C language provides the mechanisms necessary to perform compound relational tests. A compound relational test is simple one or more simple relational tests joined together by either the logical AND or the logical OR operators. These operators are represented by the character pairs && // respectively. The compound operators can be used to form complex expressions in C.


    a>if (condition1 && condition2 && condition3)
    b> if (condition1 //condition2 // condition3) 

    The syntax in the statement ‘a’ represents a complex if statement which combines different conditions using the and operator in this case if all the conditions are true only then the whole statement is considered to be true. Even if one condition is false the whole if statement is considered to be false.

    The statement ‘b’ uses the logical operator or (//) to group different expression to be checked. In this case if any one of the expression if found to be true the whole expression considered to be true, we can also uses the mixed expressions using logical operators and and or together.

    Nested if Statement

    The if statement may itself contain another if statement is known as nested if statement.


     if (condition1)
       if (condition2)

    The if statement may be nested as deeply as you need to nest it. One block of code will only be executed if two conditions are true. Condition 1 is tested first and then condition 2 is tested. The second if condition is nested in the first. The second if condition is tested only when the first condition is true else the program flow will skip to the corresponding else statement.

    Sample Code

    1. #include <stdio.h> //includes the stdio.h file to your program
    2.    main () //start of main function
    3.    {
    4.      int a,b,c,big //declaration of variables
    5.      printf (“Enter three numbers”) //message to the user
    6.      scanf (“%d %d %d”, &a, &b, &c) //Read variables a,b,c,
    7.      if (a > b) // check whether a is greater than b if true then
    8.      if (a > c) // check whether a is greater than c
    9.         big = a // assign a to big
    10.      else big = c // assign c to big
    11.      else if (b > c) // if the condition (a > b) fails check whether b is greater than c
    12.         big = b // assign b to big
    13.      else big = c // assign c to big
    14.      printf (“Largest of %d, %d & %d = %d”, a,b,c,big) //print the given numbers along with the largest number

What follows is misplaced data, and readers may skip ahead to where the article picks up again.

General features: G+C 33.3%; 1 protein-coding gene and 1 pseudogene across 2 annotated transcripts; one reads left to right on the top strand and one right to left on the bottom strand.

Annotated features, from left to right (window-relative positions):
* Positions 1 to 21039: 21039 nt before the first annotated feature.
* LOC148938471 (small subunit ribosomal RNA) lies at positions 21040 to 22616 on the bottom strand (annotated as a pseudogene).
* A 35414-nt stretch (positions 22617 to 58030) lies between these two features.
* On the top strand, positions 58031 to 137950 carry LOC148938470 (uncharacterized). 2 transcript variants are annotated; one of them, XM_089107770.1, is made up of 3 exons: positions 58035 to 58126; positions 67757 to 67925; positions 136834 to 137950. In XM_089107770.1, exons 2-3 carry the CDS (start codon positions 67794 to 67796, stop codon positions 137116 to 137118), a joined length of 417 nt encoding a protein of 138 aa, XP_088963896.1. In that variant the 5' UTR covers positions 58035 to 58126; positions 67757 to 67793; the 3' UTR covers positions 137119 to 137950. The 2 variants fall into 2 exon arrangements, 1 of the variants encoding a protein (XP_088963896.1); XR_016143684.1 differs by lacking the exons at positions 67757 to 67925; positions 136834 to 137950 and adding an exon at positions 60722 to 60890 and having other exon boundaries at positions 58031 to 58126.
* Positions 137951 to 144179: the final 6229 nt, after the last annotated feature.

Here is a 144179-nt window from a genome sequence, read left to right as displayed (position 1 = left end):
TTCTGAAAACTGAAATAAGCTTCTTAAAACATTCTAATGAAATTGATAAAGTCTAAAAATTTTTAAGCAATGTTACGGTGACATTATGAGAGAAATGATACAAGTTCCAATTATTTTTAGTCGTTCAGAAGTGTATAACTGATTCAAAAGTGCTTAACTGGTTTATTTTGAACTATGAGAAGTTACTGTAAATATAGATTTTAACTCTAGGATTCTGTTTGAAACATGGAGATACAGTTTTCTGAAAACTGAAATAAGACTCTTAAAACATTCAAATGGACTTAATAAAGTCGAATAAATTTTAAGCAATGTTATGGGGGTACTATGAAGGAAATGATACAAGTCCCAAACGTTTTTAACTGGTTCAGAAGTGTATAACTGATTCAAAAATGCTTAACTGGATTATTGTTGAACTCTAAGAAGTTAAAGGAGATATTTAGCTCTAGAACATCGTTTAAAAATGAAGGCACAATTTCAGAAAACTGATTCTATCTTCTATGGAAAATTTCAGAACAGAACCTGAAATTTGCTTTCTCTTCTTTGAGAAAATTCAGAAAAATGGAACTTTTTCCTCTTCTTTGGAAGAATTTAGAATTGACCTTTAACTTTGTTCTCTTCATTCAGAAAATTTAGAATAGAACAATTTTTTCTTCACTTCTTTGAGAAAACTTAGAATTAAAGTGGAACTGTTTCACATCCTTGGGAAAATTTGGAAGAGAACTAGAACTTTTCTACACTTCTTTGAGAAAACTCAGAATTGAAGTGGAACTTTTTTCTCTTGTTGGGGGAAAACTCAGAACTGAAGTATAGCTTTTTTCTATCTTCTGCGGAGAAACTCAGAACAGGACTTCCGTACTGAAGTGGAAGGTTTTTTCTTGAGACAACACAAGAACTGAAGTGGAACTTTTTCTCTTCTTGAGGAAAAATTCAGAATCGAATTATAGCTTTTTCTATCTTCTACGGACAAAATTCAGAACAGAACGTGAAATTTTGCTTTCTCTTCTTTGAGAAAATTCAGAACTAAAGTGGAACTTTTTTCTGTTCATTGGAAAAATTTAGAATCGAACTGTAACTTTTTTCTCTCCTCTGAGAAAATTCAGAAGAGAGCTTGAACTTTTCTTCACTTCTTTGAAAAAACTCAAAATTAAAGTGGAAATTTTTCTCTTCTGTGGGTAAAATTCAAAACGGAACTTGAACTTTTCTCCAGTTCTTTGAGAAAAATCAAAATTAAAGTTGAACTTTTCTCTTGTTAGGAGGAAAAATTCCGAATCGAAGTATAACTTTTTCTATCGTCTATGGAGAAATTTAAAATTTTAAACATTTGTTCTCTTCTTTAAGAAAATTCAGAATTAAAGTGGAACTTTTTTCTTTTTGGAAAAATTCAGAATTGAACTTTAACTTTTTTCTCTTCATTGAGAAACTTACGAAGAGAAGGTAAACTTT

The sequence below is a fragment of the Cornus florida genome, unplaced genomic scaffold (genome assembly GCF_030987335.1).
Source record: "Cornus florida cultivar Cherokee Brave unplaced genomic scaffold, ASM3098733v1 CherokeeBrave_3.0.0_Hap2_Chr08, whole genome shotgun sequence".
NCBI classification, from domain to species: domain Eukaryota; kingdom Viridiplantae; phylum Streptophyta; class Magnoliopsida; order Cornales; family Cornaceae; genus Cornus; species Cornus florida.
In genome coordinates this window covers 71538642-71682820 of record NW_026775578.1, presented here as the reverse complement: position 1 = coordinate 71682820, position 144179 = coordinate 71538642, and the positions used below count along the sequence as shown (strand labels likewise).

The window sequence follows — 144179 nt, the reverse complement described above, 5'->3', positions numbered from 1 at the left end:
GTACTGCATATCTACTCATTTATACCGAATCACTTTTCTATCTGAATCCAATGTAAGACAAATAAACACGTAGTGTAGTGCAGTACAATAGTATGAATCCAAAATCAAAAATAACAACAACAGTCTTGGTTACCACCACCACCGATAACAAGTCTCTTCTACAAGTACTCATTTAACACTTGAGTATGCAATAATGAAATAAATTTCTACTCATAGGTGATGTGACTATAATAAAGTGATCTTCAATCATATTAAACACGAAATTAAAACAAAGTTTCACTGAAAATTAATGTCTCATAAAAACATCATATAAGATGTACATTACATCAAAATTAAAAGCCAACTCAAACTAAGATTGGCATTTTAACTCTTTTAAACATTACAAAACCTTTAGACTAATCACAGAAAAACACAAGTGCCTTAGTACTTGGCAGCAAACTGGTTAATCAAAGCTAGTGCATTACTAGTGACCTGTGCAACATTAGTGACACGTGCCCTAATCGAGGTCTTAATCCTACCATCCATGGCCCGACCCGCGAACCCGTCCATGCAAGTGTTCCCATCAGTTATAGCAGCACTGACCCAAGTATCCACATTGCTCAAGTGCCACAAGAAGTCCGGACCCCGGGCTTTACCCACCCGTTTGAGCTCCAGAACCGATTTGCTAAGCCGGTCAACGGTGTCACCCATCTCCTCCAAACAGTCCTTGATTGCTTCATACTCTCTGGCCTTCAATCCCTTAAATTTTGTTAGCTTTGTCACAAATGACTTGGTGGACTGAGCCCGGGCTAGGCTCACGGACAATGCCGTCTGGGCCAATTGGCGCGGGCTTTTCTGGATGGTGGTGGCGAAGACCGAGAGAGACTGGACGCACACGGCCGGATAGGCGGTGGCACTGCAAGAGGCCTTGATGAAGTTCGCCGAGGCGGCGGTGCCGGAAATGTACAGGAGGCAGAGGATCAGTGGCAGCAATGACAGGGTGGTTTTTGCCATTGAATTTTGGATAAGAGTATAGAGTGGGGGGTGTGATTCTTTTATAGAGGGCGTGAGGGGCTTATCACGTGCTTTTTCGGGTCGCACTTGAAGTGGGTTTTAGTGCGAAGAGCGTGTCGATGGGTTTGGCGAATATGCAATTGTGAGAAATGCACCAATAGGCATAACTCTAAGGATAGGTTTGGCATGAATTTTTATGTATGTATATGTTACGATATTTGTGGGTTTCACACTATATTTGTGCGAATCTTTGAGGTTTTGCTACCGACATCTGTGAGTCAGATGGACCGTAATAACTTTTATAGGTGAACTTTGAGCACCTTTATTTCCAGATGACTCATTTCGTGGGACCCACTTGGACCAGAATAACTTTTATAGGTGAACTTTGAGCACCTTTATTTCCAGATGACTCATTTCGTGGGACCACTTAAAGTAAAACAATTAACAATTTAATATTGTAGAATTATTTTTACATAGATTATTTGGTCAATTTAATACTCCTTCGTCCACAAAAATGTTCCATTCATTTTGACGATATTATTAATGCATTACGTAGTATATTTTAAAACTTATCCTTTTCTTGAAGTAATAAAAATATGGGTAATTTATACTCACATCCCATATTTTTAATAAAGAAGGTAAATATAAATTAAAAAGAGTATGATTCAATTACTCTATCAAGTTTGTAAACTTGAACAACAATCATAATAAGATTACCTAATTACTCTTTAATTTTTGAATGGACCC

15.    }


    In the above program the statement if (a>c) is nested within the if (a>b). If the first If condition if (a>b)

    If (a>b) is true only then the second if statement if (a>b) is executed. If the first if condition is executed to be false then the program control shifts to the statement after corresponding else statement.

    Sample Code

    1. #include <stdio.h> //Includes stdio.h file to your program
    2. void main () // start of the program
    3. {
    4.    int year, rem_4, rem_100, rem_400 // variable declaration
    6.    printf (“Enter the year to be tested”) // message for user
    7.    scanf (“%d”, &year) // Read the year from standard input.
    9.    rem_4 = year % 4 //find the remainder of year by 4
    10.    rem_100 = year % 100 //find the remainder of year by 100
    11.    rem_400 = year % 400 //find the remainder of year by 400
    13.    if ((rem_4 == 0 && rem_100 != 0) rem_400 == 0)  
    14.       //apply if condition 5 check whether remainder is zero
    15.       printf (“It is a leap year. \n”) // print true condition
    16.    else
    17.       printf (“No. It is not a leap year. \n”) //print the false condition
    18. }

    The above program checks whether the given year is a leap year or not. The year given is divided by 4,100 and 400 respectively and its remainder is collected in the variables rem_4, rem_100 and rem_400. A if condition statements checks whether the remainders are zero. If remainder is zero then the year is a leap year. Here either the year – y 400 is to be zero or both the year – 4 and year – by 100 has to be zero, then the year is a leap year.